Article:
Television shows like "Weeds" poke fun at so-called "medical" marijuana, inferring that it has more in common with reefer madness than real medicine. Nevertheless, as of this writing, medical marijuana is legal in 16 U.S. states as well as Washington, D.C., and six more states have pending legislation for the legalization of medical marijuana.
The reported benefits of cannabinoids, of which THC (the main psychoactive compound in marijuana) is one, have been confirmed in multiple randomized trials. A recent review concluded that 15 out of 18 trials showed that cannabinoids provided a significant pain-relieving effect when compared with a placebo. Cannabinoids were also shown to improve sleep [source: Lynch and Campbell].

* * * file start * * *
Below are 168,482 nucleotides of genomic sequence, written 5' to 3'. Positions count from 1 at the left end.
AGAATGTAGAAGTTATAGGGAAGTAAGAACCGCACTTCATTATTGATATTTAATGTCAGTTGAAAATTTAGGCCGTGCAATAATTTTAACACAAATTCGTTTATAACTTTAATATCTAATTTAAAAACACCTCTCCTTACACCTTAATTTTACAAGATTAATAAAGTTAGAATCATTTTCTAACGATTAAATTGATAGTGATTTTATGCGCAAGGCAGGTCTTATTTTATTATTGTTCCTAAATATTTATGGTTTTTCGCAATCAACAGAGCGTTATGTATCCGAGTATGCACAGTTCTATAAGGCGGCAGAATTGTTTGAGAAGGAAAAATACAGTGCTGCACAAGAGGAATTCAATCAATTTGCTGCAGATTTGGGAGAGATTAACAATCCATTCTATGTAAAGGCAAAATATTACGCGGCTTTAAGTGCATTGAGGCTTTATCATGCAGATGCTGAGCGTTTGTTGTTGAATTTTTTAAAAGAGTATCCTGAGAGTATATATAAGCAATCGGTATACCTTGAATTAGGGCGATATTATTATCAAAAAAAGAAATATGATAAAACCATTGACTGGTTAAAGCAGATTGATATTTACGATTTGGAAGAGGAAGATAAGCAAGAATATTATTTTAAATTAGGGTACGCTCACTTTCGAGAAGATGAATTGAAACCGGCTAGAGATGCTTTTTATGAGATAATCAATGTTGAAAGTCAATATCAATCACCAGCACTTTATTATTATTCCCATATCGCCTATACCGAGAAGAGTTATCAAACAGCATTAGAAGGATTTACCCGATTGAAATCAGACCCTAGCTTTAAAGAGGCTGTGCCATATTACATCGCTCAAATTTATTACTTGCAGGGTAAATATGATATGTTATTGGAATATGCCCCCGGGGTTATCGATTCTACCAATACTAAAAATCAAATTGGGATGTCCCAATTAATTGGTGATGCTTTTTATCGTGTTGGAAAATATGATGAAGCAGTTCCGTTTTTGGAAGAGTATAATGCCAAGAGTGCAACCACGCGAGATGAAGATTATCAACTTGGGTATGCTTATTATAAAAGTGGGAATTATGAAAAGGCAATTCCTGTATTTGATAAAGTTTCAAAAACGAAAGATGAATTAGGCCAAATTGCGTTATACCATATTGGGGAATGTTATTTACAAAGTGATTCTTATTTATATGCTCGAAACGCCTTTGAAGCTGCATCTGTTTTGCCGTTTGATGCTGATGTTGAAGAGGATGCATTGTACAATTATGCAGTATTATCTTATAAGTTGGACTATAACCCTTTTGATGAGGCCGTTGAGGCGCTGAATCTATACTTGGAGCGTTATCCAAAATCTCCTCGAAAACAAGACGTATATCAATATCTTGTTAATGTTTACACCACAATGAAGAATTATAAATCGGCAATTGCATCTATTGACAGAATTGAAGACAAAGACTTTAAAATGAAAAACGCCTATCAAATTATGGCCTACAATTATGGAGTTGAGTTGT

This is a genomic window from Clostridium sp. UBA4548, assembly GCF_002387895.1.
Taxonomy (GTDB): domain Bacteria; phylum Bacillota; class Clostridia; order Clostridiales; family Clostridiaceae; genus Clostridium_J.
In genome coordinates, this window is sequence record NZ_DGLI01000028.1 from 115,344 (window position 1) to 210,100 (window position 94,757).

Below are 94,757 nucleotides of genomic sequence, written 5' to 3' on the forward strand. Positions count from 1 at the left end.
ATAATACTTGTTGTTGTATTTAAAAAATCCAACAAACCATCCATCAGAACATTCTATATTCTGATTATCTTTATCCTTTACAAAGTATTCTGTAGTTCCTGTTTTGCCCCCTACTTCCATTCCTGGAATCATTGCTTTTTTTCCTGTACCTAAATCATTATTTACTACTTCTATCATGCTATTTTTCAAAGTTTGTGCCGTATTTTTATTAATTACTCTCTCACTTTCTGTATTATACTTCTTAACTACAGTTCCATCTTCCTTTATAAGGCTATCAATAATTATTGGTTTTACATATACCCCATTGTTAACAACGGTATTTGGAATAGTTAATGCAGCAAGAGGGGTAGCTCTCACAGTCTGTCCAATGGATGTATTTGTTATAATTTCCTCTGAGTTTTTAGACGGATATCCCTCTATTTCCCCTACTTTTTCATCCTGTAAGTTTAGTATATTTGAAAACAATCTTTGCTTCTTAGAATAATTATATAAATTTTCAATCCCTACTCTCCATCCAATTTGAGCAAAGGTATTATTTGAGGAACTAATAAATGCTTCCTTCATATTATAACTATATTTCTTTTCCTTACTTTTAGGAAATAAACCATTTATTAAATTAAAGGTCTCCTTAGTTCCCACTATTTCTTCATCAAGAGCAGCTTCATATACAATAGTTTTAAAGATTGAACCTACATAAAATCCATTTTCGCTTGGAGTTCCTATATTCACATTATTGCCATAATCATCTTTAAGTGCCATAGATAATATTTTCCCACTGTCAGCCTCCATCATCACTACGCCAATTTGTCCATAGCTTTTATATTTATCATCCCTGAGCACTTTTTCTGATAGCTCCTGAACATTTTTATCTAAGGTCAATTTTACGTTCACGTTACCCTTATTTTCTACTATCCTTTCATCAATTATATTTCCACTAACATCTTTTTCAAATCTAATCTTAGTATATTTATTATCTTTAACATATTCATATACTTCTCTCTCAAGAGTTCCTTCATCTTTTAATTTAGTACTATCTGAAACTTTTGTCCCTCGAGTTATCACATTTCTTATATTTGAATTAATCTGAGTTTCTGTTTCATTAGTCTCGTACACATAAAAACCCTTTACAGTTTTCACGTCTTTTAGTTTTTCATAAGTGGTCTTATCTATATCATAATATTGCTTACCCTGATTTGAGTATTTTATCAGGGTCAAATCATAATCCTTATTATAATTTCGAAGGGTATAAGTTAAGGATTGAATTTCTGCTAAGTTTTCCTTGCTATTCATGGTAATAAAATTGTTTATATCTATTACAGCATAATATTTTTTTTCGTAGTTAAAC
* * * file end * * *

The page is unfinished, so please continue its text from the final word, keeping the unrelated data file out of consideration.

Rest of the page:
The study of cannabinoids and why they work on chronic pain, including the neuropathic variety, is a hot topic among today's pharmacological researchers. Current studies are looking at cannabinoid receptors and ligands in the human body to try and provide a scientific explanation for why medical marijuana is effective in reducing pain.
Like all the other treatments for neuropathic pain, however, medical marijuana may only partially relieve the pain. In one Canadian study, patients who smoked medical marijuana reported their neuropathic pain level at 5.4, whereas patients who were given the placebo reported pain levels of 6.1 [source: Lowry]. If medical marijuana doesn't provide the necessary relief, more traditional analgesics may be indicated. We discuss the pros and cons of painkillers next.